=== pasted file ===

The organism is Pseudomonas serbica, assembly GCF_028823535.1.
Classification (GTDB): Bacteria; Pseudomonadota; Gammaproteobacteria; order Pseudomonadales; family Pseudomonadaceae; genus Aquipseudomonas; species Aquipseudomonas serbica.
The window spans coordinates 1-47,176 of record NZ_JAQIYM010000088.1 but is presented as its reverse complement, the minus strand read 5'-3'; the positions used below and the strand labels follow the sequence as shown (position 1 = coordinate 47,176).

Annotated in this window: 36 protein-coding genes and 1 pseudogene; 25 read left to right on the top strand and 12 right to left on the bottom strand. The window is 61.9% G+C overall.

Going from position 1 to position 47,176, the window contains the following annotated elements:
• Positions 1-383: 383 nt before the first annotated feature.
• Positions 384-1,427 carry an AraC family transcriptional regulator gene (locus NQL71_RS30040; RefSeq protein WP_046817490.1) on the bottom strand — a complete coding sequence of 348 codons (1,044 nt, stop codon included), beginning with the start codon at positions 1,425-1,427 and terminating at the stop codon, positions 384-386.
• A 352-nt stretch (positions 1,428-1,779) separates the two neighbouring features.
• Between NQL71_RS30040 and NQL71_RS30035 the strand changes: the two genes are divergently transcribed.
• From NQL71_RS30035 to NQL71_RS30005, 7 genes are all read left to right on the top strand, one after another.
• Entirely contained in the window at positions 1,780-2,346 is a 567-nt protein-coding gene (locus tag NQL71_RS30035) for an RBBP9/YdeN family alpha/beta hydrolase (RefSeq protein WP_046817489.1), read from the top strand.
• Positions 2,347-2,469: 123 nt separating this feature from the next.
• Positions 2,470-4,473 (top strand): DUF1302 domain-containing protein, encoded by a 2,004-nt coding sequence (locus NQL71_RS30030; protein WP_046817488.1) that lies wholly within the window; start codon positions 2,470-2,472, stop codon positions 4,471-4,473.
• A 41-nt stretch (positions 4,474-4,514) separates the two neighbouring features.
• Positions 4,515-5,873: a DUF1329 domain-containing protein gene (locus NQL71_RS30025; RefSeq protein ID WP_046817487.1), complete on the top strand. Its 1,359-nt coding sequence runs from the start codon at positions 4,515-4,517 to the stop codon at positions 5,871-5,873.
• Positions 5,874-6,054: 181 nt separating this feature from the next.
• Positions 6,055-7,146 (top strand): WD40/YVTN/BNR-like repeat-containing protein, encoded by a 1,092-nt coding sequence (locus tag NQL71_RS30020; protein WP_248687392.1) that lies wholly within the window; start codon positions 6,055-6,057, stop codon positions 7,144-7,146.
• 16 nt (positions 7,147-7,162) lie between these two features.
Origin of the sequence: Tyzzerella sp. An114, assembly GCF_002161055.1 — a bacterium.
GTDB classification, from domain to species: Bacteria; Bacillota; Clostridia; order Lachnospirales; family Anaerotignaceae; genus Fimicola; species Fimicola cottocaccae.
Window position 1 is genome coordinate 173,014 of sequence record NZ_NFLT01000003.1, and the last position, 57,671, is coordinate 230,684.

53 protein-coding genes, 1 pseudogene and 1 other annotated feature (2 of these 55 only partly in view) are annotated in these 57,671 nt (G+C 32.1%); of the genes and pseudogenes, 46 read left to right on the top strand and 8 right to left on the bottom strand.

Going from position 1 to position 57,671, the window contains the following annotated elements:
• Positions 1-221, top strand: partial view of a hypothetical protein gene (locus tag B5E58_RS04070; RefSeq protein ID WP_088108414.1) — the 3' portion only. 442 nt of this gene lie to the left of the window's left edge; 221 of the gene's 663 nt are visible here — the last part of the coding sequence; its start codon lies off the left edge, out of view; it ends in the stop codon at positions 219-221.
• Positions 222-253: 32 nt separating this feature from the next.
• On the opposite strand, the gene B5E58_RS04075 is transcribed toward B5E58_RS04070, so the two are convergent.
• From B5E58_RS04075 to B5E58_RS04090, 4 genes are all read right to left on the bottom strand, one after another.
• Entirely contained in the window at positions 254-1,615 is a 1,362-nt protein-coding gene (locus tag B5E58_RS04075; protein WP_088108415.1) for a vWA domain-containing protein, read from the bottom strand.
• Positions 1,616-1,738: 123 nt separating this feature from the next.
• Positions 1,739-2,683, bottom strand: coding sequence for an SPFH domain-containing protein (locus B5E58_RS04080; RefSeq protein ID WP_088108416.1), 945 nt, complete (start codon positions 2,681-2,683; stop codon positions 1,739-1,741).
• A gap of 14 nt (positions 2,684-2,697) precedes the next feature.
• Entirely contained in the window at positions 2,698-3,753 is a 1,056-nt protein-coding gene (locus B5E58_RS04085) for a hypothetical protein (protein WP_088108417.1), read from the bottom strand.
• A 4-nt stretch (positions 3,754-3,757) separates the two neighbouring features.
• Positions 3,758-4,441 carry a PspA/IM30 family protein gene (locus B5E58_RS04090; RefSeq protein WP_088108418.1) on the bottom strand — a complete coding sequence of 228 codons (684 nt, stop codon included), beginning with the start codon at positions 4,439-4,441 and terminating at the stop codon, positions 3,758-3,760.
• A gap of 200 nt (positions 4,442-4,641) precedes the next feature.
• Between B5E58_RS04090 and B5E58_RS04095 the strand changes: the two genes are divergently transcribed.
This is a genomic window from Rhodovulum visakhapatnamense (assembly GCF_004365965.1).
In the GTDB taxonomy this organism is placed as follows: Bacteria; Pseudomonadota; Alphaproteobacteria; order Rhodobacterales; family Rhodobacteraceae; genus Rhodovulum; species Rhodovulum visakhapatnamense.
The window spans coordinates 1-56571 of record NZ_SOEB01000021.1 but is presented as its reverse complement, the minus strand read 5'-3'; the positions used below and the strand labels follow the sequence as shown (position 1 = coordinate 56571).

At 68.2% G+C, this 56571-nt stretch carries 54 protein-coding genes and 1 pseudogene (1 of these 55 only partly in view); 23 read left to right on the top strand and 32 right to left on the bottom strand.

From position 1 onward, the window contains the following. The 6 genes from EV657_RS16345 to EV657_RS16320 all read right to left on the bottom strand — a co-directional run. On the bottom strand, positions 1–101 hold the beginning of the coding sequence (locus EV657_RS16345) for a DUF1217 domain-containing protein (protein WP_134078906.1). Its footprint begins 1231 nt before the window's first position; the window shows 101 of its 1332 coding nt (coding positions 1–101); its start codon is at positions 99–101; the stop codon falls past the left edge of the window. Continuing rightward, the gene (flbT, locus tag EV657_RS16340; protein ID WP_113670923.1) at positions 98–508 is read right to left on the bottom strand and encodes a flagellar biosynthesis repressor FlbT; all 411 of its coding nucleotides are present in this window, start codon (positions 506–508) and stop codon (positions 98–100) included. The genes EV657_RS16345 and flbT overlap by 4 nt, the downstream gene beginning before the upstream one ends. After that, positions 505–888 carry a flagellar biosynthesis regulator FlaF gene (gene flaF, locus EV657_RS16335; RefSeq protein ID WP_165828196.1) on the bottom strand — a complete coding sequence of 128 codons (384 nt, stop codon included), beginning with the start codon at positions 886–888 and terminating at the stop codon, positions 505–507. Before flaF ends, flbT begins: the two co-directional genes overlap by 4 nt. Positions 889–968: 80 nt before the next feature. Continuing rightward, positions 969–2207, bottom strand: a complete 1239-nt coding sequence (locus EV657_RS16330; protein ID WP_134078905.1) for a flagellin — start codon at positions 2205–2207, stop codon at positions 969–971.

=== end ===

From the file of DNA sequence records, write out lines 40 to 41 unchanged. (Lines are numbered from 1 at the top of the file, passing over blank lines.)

At 68.2% G+C, this 56571-nt stretch carries 54 protein-coding genes and 1 pseudogene (1 of these 55 only partly in view); 23 read left to right on the top strand and 32 right to left on the bottom strand.

From position 1 onward, the window contains the following. The 6 genes from EV657_RS16345 to EV657_RS16320 all read right to left on the bottom strand — a co-directional run. On the bottom strand, positions 1–101 hold the beginning of the coding sequence (locus EV657_RS16345) for a DUF1217 domain-containing protein (protein WP_134078906.1). Its footprint begins 1231 nt before the window's first position; the window shows 101 of its 1332 coding nt (coding positions 1–101); its start codon is at positions 99–101; the stop codon falls past the left edge of the window. Continuing rightward, the gene (flbT, locus tag EV657_RS16340; protein ID WP_113670923.1) at positions 98–508 is read right to left on the bottom strand and encodes a flagellar biosynthesis repressor FlbT; all 411 of its coding nucleotides are present in this window, start codon (positions 506–508) and stop codon (positions 98–100) included. The genes EV657_RS16345 and flbT overlap by 4 nt, the downstream gene beginning before the upstream one ends. After that, positions 505–888 carry a flagellar biosynthesis regulator FlaF gene (gene flaF, locus EV657_RS16335; RefSeq protein ID WP_165828196.1) on the bottom strand — a complete coding sequence of 128 codons (384 nt, stop codon included), beginning with the start codon at positions 886–888 and terminating at the stop codon, positions 505–507. Before flaF ends, flbT begins: the two co-directional genes overlap by 4 nt. Positions 889–968: 80 nt before the next feature. Continuing rightward, positions 969–2207, bottom strand: a complete 1239-nt coding sequence (locus EV657_RS16330; protein ID WP_134078905.1) for a flagellin — start codon at positions 2205–2207, stop codon at positions 969–971.